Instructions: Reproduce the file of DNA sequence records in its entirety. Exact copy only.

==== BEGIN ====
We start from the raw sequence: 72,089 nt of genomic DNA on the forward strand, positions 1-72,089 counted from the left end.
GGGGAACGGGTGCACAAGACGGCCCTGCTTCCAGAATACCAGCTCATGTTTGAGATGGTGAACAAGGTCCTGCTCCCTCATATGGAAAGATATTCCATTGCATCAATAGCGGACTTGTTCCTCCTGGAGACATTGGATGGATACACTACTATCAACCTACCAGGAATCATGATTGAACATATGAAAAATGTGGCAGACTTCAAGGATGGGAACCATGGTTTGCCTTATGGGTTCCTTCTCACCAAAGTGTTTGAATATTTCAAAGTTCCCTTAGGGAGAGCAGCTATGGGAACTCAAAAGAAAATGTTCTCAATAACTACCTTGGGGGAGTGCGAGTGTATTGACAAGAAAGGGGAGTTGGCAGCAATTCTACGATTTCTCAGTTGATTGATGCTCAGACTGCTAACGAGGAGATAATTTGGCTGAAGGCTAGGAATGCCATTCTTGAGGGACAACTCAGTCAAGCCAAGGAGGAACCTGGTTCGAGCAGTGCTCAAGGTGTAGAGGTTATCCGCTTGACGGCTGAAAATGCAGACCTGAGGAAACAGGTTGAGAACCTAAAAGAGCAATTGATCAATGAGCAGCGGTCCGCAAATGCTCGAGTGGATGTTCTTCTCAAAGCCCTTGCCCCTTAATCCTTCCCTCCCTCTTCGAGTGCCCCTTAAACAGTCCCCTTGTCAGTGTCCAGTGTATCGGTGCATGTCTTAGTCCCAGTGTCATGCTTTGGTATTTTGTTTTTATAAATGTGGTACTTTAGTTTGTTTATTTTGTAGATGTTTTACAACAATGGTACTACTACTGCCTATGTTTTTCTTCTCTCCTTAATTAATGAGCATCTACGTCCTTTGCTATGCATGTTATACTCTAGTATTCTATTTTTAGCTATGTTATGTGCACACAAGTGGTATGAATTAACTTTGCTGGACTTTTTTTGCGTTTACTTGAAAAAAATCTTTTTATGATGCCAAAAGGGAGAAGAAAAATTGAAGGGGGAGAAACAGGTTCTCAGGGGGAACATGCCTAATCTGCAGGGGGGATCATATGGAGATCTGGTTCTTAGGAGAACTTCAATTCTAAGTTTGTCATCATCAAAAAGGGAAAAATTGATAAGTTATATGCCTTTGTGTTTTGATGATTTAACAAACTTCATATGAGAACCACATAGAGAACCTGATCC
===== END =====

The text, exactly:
We start from the raw sequence: 72,089 nt of genomic DNA on the forward strand, positions 1-72,089 counted from the left end.
GGGGAACGGGTGCACAAGACGGCCCTGCTTCCAGAATACCAGCTCATGTTTGAGATGGTGAACAAGGTCCTGCTCCCTCATATGGAAAGATATTCCATTGCATCAATAGCGGACTTGTTCCTCCTGGAGACATTGGATGGATACACTACTATCAACCTACCAGGAATCATGATTGAACATATGAAAAATGTGGCAGACTTCAAGGATGGGAACCATGGTTTGCCTTATGGGTTCCTTCTCACCAAAGTGTTTGAATATTTCAAAGTTCCCTTAGGGAGAGCAGCTATGGGAACTCAAAAGAAAATGTTCTCAATAACTACCTTGGGGGAGTGCGAGTGTATTGACAAGAAAGGGGAGTTGGCAGCAATTCTACGATTTCTCAGTTGATTGATGCTCAGACTGCTAACGAGGAGATAATTTGGCTGAAGGCTAGGAATGCCATTCTTGAGGGACAACTCAGTCAAGCCAAGGAGGAACCTGGTTCGAGCAGTGCTCAAGGTGTAGAGGTTATCCGCTTGACGGCTGAAAATGCAGACCTGAGGAAACAGGTTGAGAACCTAAAAGAGCAATTGATCAATGAGCAGCGGTCCGCAAATGCTCGAGTGGATGTTCTTCTCAAAGCCCTTGCCCCTTAATCCTTCCCTCCCTCTTCGAGTGCCCCTTAAACAGTCCCCTTGTCAGTGTCCAGTGTATCGGTGCATGTCTTAGTCCCAGTGTCATGCTTTGGTATTTTGTTTTTATAAATGTGGTACTTTAGTTTGTTTATTTTGTAGATGTTTTACAACAATGGTACTACTACTGCCTATGTTTTTCTTCTCTCCTTAATTAATGAGCATCTACGTCCTTTGCTATGCATGTTATACTCTAGTATTCTATTTTTAGCTATGTTATGTGCACACAAGTGGTATGAATTAACTTTGCTGGACTTTTTTTGCGTTTACTTGAAAAAAATCTTTTTATGATGCCAAAAGGGAGAAGAAAAATTGAAGGGGGAGAAACAGGTTCTCAGGGGGAACATGCCTAATCTGCAGGGGGGATCATATGGAGATCTGGTTCTTAGGAGAACTTCAATTCTAAGTTTGTCATCATCAAAAAGGGAAAAATTGATAAGTTATATGCCTTTGTGTTTTGATGATTTAACAAACTTCATATGAGAACCACATAGAGAACCTGATCC